On the other hand, it is equally important and essential that the minister steer clear of the opposite extreme. If he is guilty of preaching in a licentious way then the person and work of Christ is equally dishonoured and the spirit of religious bolshevism is fostered in his hearers. Unless he makes it as plain as an object bathed in the light of the midday sun that God hates sin, all sin, and will not compromise with or condone it in anyone—unless he declares and insists that Christ came to save His people from their sins—from the love of them, from the dominion of them—he has failed at the most essential part of his task. The great work of the pulpit is to press the authoritative claims of the Creator and Judge of all the earth—to show how short we have come of meeting God’s just requirements, to announce His imperative demand of repentance. The sinner must throw down the weapons of his rebellion and forsake his evil way before he can trust in Christ to the saving of his soul. Christ is to be received as King to rule over him as well as Priest to atone for him, to surrender to Him as his rightful Lord ere he can embrace Him as his gracious Saviour.
Such a task as we have briefly outlined above is no easy one, and only those who are called and qualified by God are fitted to discharge it. To preserve the balance of Truth so that the requirements of righteousness and the riches of grace are equally poised, to avoid Arminianism on the one side and Antinomianism on the other is an undertaking far beyond the capacity of any “novice” (1 Tim. 3:6). It requires a “workman” and not a lazy man—a student and not a slothful one—who studies to “show himself approved unto God” (2 Tim. 9:15) and not one who seeks the applause and the shekels of men. Nor can any human education or self-development of the intellectual faculty impart this capacity. No indeed: only in the school of Christ can this accomplishment be acquired. Only as the Holy Spirit is his Teacher can any man be furnished unto such an undertaking. The preacher must first be taught himself, taught experimentally and effectually, taught in his soul to love what God loves and hate what God hates, and then be given wisdom from Above to express the same according to the Scriptural pattern before he is ready to show unto others the way of Life.
It is because so many untaught men, unregenerate men, now occupy the pulpits that “another gospel” (Gal. 1:6) is being so widely and generally disseminated. Multitudes who have neither “tasted that the Lord is gracious” nor have “the fear of the Lord” in them, have from various motives and considerations invaded the sacred calling of the ministry and out of the abundance of their corrupt hearts they speak. Being blind themselves, they lead the blind into the ditch. Having no love for the Shepherd they have none for the sheep, being but “hirelings.” They are themselves “of the world” and therefore “the world heareth them” (1 John 4:5), for they preach that which is acceptable unto fallen human nature and as like attracts like, they gather around themselves a company of admirers who flatter and support them. They will bring in just enough of God’s Truth to deceive the unwary and give an appearance of orthodoxy to their message, but not sufficient of the Truth, especially the searching portions thereof, to render their hearers uncomfortable by destroying their false peace. They will name Christ but not preach Him, mention the Gospel but not expound it.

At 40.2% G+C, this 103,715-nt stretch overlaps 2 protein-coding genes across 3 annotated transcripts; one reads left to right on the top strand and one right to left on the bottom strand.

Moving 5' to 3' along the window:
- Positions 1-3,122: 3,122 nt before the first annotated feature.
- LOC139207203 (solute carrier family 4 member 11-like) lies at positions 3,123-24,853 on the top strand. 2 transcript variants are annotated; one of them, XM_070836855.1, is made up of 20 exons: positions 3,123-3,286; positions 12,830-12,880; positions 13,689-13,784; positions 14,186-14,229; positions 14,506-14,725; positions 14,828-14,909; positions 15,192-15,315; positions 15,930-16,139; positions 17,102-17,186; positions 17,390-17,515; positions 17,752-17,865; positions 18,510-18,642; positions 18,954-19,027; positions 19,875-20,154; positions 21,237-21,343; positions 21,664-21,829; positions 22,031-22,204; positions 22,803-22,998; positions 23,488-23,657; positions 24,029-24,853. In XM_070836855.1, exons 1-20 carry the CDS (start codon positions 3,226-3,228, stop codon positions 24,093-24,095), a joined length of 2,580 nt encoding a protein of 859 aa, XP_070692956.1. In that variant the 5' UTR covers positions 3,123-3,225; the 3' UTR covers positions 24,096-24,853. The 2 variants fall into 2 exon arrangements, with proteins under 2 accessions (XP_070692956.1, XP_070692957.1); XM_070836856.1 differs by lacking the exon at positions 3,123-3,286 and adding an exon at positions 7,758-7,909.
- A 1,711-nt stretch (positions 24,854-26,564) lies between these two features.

Some of these men will preach legality under the pretense of furthering morality and honouring the Divine Law. They will preach up good works, but lay no foundation upon which they may be built. They confound justification and sanctification, making personal holiness to be the ground of the sinner’s acceptance before God. They sow their vineyard with “divers seeds” (Deut. 22:9) so that Law and Gospel, Divine grace and creature performances are so mingled together that their distinctive characters are obliterated. Others preach licentiousness under the guise of magnifying the grace of God. They omit the Divine call to repentance, say nothing about the necessity of forsaking our sins if we are to obtain mercy (Prov. 28:13), lay no stress upon regeneration as a being made “a new creature in Christ” (2 Cor. 5:17), but declare that the sinner has simply to accept Christ as his personal Saviour—though his heart be still proud, without contrition and thoroughly in love with the world—and eternal life is now his. The result of this preaching is well calculated to bolster up the deluded for instead of insisting that saving faith is evidenced by its spiritual fruits, instead of teaching that the Christian life is a warfare against the world, the flesh and the devil, and that none but the overcomer will reach Heaven, they are assured —no matter how carnal their walk—that “once saved, always saved,” and thus they are soothed in their sins and comforted with a false peace until they awake in Hell. Shun all such preaching, my reader, as you would a deadly plague. “Cease, my son, to hear the instruction that causeth thee to err from the words of knowledge” (Prov. 19:27).
Originally edited by Emmett O'Donnell for Mt. Zion Publications, a ministry of Mt. Zion Bible Church, 2603 West Wright St., Pensacola, FL 32505. www.mountzion.org